Hello! So something I learned in OH was that the it seemed weird to me that there was no proportion for (1-x).
If you actually split up the equation, we can get
v0-xv0 + xv1, which is (1-x)v0 + xv1.

Also! Someone brought up a good way to think about this is that you start from v0, and you want a certain amount higher, and that certain amount is proportional to x and (v1-v0)

jxiang16

yup, one interpretation of this is that it's a weighted average between v1 and v0, where x and (1-x) are the weights, respectively

Hello! So something I learned in OH was that the it seemed weird to me that there was no proportion for (1-x). If you actually split up the equation, we can get v0-xv0 + xv1, which is (1-x)v0 + xv1.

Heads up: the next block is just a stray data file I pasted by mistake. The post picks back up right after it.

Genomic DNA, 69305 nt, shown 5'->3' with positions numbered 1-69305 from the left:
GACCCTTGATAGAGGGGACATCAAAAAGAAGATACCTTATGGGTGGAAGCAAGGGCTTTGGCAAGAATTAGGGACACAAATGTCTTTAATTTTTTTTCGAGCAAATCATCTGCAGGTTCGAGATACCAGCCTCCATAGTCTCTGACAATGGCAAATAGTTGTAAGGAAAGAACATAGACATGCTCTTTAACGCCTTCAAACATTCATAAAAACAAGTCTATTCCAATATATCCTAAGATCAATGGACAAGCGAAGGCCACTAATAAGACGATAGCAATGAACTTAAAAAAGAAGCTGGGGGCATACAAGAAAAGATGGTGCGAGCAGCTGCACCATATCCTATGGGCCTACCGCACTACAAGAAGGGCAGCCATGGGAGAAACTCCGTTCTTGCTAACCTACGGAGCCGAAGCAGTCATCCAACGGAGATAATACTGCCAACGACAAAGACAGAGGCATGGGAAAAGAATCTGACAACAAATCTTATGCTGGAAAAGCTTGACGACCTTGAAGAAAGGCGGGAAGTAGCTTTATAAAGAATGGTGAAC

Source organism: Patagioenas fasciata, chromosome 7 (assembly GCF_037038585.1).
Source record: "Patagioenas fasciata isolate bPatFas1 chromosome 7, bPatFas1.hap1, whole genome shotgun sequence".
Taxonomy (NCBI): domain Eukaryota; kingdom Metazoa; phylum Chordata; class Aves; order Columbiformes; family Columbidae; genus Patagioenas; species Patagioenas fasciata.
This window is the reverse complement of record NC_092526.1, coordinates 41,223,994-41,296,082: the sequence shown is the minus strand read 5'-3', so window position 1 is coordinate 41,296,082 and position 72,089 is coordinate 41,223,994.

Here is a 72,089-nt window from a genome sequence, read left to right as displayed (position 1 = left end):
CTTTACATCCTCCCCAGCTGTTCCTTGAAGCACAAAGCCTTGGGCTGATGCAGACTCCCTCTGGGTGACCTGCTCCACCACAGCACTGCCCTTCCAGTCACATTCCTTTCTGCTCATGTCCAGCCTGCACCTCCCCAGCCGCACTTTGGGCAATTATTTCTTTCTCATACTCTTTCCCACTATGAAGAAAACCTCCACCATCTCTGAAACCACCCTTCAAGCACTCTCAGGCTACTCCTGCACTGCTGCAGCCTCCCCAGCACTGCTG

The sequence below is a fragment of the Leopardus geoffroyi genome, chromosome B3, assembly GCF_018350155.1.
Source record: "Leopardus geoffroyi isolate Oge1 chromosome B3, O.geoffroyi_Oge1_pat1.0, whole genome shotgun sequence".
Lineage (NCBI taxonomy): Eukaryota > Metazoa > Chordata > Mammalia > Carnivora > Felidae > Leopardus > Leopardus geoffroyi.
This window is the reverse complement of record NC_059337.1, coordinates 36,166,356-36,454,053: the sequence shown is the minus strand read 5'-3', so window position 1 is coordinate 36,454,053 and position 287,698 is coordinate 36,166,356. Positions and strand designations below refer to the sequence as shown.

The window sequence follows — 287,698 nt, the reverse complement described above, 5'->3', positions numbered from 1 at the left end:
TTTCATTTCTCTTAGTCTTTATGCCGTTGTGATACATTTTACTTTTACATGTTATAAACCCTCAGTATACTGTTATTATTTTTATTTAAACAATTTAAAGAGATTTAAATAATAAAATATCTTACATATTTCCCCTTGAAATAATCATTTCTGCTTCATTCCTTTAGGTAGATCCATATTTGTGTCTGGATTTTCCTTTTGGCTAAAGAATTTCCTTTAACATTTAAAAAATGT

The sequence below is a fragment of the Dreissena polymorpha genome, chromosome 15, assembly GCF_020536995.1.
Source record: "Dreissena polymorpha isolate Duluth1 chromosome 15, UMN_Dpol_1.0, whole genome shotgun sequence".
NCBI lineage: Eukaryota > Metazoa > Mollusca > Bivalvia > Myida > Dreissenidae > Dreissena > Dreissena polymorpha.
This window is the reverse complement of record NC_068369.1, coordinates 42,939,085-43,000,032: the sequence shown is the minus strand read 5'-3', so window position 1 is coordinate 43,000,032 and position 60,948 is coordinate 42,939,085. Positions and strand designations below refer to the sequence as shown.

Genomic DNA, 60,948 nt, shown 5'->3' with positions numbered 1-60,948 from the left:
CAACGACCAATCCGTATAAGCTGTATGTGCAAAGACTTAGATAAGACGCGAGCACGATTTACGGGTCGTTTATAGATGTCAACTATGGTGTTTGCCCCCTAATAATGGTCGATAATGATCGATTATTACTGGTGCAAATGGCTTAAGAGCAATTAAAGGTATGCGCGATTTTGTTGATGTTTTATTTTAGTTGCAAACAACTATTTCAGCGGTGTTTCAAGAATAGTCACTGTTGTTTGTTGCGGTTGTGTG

Also! Someone brought up a good way to think about this is that you start from v0, and you want a certain amount higher, and that certain amount is proportional to x and (v1-v0)

yup, one interpretation of this is that it's a weighted average between v1 and v0, where x and (1-x) are the weights, respectively